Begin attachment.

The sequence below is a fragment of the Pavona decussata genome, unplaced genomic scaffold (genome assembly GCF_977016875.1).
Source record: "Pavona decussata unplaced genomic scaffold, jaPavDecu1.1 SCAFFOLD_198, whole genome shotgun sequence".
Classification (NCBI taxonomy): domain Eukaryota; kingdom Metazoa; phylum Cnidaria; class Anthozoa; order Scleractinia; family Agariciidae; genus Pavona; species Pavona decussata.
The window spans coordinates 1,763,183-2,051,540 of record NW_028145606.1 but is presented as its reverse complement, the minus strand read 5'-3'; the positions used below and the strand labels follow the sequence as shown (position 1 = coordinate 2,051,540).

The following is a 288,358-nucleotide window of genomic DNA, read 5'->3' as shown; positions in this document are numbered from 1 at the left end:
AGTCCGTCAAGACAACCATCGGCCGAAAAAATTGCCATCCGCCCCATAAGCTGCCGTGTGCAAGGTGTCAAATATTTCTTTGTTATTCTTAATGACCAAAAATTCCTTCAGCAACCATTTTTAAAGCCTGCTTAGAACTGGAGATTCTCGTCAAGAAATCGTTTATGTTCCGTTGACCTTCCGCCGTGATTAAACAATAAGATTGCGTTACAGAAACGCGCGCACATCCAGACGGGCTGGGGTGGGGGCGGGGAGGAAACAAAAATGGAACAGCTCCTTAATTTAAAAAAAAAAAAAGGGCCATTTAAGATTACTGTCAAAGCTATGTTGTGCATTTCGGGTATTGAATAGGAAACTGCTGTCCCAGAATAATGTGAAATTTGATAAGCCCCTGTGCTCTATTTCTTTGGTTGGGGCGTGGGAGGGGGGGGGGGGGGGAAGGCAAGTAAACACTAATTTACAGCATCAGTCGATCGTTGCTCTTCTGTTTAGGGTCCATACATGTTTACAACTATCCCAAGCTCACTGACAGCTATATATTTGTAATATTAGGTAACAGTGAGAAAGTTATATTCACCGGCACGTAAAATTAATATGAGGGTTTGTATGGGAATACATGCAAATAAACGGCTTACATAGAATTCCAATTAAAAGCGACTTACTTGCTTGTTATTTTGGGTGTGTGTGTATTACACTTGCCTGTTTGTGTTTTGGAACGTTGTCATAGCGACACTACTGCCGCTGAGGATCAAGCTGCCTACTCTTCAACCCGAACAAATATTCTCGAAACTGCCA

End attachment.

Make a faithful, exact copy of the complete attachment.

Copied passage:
The sequence below is a fragment of the Pavona decussata genome, unplaced genomic scaffold (genome assembly GCF_977016875.1).
Source record: "Pavona decussata unplaced genomic scaffold, jaPavDecu1.1 SCAFFOLD_198, whole genome shotgun sequence".
Classification (NCBI taxonomy): domain Eukaryota; kingdom Metazoa; phylum Cnidaria; class Anthozoa; order Scleractinia; family Agariciidae; genus Pavona; species Pavona decussata.
The window spans coordinates 1,763,183-2,051,540 of record NW_028145606.1 but is presented as its reverse complement, the minus strand read 5'-3'; the positions used below and the strand labels follow the sequence as shown (position 1 = coordinate 2,051,540).

The following is a 288,358-nucleotide window of genomic DNA, read 5'->3' as shown; positions in this document are numbered from 1 at the left end:
AGTCCGTCAAGACAACCATCGGCCGAAAAAATTGCCATCCGCCCCATAAGCTGCCGTGTGCAAGGTGTCAAATATTTCTTTGTTATTCTTAATGACCAAAAATTCCTTCAGCAACCATTTTTAAAGCCTGCTTAGAACTGGAGATTCTCGTCAAGAAATCGTTTATGTTCCGTTGACCTTCCGCCGTGATTAAACAATAAGATTGCGTTACAGAAACGCGCGCACATCCAGACGGGCTGGGGTGGGGGCGGGGAGGAAACAAAAATGGAACAGCTCCTTAATTTAAAAAAAAAAAAAGGGCCATTTAAGATTACTGTCAAAGCTATGTTGTGCATTTCGGGTATTGAATAGGAAACTGCTGTCCCAGAATAATGTGAAATTTGATAAGCCCCTGTGCTCTATTTCTTTGGTTGGGGCGTGGGAGGGGGGGGGGGGGGGAAGGCAAGTAAACACTAATTTACAGCATCAGTCGATCGTTGCTCTTCTGTTTAGGGTCCATACATGTTTACAACTATCCCAAGCTCACTGACAGCTATATATTTGTAATATTAGGTAACAGTGAGAAAGTTATATTCACCGGCACGTAAAATTAATATGAGGGTTTGTATGGGAATACATGCAAATAAACGGCTTACATAGAATTCCAATTAAAAGCGACTTACTTGCTTGTTATTTTGGGTGTGTGTGTATTACACTTGCCTGTTTGTGTTTTGGAACGTTGTCATAGCGACACTACTGCCGCTGAGGATCAAGCTGCCTACTCTTCAACCCGAACAAATATTCTCGAAACTGCCA